LONDON (11/21/2003) - New Wi-Fi related products have arrived in the U.K. this week from Bluesocket Inc. and D-Link Corp., and NetGear Inc. is preparing to launch a low-cost wireless LAN switch in early 2004, adding to the confusion of IT managers.
The products join other new arrivals from Airespace Inc. and Aruba Wireless Networks Inc., and from Cisco Systems Inc.
The NetGear FSM7326P is a 24 port Layer 3 Managed 10/100 switch with Power-on-Ethernet. It's currently only available in the U.S., for a hitherto unmatched price of US$1,750 for a 24 port switch which can support up to 15 access points. Other vendors will weigh in to point out that their products do more, but it's a device that should suit an office that needs multiple access points, and the price will get it noticed when it arrives here early in 2004.
Although Bluesocket's new WG-5000 Gateway also manages wireless access points, it is like comparing chalk and cheese. It's an "appliance," a generic computer configured to a specific network task, in this case, firewalling and managing the access points attached to a network. It doesn't connect directly to the access points through ports, but uses Layer 3 tunnels across the network. The new model takes Bluesocket up to 1 Gbit/s throughput and a thousand users, according to Martin Cassidy EMEA general manager.
Other vendors criticize Bluesocket and the similar Vernier system (as sold by Hewlett-Packard Co.) as little more than firewalls. However, the approach is well established (Bluesocket can point to more customers than some of the startups) and, according to Cassidy it fits well in the grimy reality of the network ecosystem. Since it does not add any switches to the network, or mandate particular access points, it is unlikely to step on the toes of the giants, particularly market leader Cisco -- a company notably hostile to true wireless switches from the likes of Airespace and Aruba.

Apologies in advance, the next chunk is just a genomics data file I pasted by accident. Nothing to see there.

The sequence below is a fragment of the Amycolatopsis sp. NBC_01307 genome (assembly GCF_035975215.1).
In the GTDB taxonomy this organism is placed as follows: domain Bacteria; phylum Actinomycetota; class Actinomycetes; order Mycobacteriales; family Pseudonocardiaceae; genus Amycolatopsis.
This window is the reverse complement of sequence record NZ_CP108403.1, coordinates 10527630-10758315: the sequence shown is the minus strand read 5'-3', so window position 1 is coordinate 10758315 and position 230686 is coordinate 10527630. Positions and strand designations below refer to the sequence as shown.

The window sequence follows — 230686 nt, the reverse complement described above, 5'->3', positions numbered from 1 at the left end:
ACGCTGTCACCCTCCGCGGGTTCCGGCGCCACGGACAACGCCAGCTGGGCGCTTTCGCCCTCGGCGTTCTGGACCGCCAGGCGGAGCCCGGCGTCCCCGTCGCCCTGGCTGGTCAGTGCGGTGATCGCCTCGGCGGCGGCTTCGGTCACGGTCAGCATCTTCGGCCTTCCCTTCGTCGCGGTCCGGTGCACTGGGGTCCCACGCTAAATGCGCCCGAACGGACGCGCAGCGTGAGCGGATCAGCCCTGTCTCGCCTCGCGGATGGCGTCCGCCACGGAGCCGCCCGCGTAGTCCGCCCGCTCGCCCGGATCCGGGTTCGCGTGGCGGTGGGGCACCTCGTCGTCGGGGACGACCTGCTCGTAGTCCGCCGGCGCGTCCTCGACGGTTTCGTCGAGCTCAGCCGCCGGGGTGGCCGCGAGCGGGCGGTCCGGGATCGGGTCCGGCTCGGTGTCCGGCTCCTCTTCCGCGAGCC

"Ninety percent of the networks we plug into are Cisco networks," said Cassidy. Although he claims his appliance performs as five Cisco boxes, it leaves the switches and access points to Cisco. "We aren't competing with them," he said.
Finally, still without a wireless switch product to its name, D-Link contributed to the confusion of U.K. IT managers by launching faster access points -- that differ from the faster access points offered by the company in the U.S.
The AirPlus Xtreme G+ wireless base station compresses data, giving a faster throughput, which, as we reported here, D-Link claims is a better way to get a speed gain than the Super-G technology that rival NetGear is offering. Compressing data on standard 802.11g signals is less wasteful of radio bandwidth than binding channels together as in Super-G, is the D-Link argument, in a nutshell.
So far, so good, except that D-Link's actual radio is based on the same Atheros Communications Inc. chipset as NetGear, and D-Link in the U.S. is actually offering the Super-G speed boost that D-Link Europe is so dismissive about. We mention this here, because stories are surfacing in which rival chip vendor Broadcom Corp. slams Atheros -- and D-Link and NetGear -- for using Super-G, which Broadcom claims will degrade regular 802.11g performance on nearby nodes. This criticism should not apply to D-Link's G+ products available in Europe. "We aren't offering Super-G in Europe because we want backward compatibility with Airplus (a speed boost which takes D-Link's 802.11b access points up to 22 Mbit/s)," said Nick Bharadia, a pre-sales engineer at D-Link.
Since D-Link does offer switches, it seems likely the company will offer some kind of wireless switch in future, but there is nothing on the roadmap now.